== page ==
There are a lot of activities that a modern man or woman can do to try and escape the stress and pressures that mount in any given day. There is meditation. There’s sports. There is yoga, and various spiritual practices; there is religion and prayer; there’s various handiwork, like knitting or carpentry…
I don’t do any of those things.
And yet, I’ve managed to spend 8 to 12 hours sitting at a computer, basically 7 days a week for the past 15 years, without becoming either a mental patient or a permanently-inverted super-nerd. (No offense to all the permanently-inverted super-nerds out there—I’m with you in spirit. Keep on keeping on.)
So how do I do it? How have I found anything even remotely approximating balance, with my brain churning through a glut of information and other digital signals for the majority of my waking hours over the past 15,000 days?
I can answer that in one word: walking. But of course I’m not just going to answer it with one word—I enjoy hearing myself talk way too much for that.
Over the past decade-plus, walking has become a steady lifeline for me. I can say with confidence that I have gone on at least one long-ish walk every single day of the past ten years, no matter what the weather. (Before you ask: no, I will not walk your dog.)
For almost all my 15 years of computing, I’ve lived somewhere where I could partake in that level of physical activity, but I didn’t start serious therapeutic walking until I did moved out into the country, in ’99. Not coincidentally, that’s right about when I got my dog Cali. (It’s also about when I stopped working a “day job” away from the house…before I used walking to balance out my computer time, I used airport shuttle driving, and before that, dishwashing, and so on.)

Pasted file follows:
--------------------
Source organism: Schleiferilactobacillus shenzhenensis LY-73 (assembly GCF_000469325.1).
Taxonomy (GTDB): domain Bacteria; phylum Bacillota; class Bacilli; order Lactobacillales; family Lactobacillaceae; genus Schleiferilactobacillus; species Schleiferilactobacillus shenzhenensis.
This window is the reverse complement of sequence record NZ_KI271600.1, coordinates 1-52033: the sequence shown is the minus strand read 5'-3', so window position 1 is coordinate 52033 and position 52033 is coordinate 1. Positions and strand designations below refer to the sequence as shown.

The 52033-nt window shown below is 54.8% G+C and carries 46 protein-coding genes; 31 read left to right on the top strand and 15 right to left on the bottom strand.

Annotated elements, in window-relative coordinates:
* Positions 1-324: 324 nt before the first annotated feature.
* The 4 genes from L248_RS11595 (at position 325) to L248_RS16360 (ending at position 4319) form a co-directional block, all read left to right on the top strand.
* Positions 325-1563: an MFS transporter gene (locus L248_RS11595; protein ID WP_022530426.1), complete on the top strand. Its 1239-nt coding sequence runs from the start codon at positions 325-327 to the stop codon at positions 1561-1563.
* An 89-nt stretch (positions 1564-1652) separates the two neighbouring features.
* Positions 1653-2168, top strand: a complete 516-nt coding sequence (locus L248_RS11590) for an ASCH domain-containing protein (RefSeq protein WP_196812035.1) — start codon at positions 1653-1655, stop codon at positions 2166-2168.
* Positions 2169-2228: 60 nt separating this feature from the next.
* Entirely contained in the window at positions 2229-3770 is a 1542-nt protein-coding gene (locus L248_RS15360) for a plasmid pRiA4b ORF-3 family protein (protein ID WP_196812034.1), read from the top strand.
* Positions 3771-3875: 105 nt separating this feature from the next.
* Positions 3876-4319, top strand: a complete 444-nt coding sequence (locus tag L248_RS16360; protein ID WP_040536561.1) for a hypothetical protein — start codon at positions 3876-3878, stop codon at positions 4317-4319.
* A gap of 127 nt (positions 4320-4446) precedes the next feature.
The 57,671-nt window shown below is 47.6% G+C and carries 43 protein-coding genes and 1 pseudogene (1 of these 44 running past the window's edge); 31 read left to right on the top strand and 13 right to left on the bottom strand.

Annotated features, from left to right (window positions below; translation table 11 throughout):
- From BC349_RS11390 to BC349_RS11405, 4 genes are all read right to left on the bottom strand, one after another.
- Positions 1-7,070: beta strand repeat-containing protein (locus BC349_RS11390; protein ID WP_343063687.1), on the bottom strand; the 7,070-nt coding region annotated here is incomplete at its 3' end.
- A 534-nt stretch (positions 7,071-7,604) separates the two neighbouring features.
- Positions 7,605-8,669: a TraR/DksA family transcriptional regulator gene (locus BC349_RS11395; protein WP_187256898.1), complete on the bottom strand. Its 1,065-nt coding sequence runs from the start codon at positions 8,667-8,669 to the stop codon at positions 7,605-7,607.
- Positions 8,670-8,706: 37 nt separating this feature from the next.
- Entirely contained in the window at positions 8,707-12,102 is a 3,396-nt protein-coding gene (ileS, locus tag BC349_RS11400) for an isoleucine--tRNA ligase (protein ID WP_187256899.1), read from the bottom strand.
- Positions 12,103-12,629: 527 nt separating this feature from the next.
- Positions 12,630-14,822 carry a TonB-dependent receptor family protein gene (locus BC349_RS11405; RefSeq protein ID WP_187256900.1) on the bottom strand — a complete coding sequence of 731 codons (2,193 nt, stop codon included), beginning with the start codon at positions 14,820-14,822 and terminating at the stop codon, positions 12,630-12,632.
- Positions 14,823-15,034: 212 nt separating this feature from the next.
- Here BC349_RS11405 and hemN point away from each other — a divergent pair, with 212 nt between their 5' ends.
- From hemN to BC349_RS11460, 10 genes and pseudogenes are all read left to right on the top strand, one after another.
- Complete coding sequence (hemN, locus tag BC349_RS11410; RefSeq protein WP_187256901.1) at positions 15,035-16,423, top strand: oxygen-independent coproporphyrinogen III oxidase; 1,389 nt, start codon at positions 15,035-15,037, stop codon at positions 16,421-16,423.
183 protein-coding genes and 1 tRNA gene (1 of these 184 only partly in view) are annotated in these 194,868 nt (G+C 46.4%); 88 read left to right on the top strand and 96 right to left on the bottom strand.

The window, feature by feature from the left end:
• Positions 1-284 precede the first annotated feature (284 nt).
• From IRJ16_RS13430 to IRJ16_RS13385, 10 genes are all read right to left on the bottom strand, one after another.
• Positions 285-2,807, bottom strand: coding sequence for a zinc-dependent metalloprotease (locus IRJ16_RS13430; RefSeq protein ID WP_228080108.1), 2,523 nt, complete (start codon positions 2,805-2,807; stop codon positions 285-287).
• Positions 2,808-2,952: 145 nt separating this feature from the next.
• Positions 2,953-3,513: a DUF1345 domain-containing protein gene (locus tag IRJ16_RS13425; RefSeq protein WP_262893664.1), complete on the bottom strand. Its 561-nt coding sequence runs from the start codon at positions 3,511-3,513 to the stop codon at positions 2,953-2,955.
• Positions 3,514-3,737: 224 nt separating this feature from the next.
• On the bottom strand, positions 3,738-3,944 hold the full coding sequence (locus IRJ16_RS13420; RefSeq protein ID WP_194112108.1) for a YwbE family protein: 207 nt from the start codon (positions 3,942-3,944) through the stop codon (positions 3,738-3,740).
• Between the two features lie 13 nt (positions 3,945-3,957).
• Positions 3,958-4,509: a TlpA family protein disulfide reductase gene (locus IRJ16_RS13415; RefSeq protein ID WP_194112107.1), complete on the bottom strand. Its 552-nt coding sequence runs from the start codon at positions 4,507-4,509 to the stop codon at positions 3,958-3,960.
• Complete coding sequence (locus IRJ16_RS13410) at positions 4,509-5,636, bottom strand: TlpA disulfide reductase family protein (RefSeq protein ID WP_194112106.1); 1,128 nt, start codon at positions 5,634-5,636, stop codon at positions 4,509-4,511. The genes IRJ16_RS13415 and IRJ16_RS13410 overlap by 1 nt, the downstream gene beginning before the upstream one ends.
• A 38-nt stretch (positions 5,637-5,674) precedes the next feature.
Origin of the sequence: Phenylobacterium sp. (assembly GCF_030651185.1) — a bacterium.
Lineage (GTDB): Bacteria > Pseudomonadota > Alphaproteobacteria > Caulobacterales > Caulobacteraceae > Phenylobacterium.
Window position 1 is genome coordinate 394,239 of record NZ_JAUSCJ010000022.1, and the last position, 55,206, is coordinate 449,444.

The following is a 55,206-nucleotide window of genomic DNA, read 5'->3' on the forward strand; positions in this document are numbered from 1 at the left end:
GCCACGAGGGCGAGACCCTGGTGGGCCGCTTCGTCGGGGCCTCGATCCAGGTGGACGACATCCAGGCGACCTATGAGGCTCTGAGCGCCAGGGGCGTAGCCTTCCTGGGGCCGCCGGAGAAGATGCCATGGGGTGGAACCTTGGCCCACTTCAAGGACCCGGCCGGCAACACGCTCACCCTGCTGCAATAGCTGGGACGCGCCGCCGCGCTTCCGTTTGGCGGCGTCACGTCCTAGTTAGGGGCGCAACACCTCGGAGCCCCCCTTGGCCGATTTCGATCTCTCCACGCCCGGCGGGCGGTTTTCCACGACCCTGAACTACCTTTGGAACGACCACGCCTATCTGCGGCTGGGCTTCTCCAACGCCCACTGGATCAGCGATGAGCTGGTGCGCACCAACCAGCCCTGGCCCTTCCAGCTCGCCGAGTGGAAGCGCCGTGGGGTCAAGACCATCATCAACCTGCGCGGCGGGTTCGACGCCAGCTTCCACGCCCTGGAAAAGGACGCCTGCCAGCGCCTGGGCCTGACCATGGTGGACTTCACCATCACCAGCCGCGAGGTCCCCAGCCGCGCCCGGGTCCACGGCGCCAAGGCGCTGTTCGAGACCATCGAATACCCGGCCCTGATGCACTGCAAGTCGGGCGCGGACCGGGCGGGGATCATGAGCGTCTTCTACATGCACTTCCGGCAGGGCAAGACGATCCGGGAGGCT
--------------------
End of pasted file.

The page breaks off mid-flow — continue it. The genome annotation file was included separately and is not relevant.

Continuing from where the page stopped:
1999 is when I started walking for real, out deep into nature. Since then, it’s been the same every place I move. I develop various walking circuits with my dogs, and we take between 3 and 5 walks of various lengths every day, with usually at least one walk being around an hour long. (It’s almost always out in nature; while walking around in town and the shopping areas can be more “fun” and social, the communing with nature is definitely a key part of the walking therapy for me.)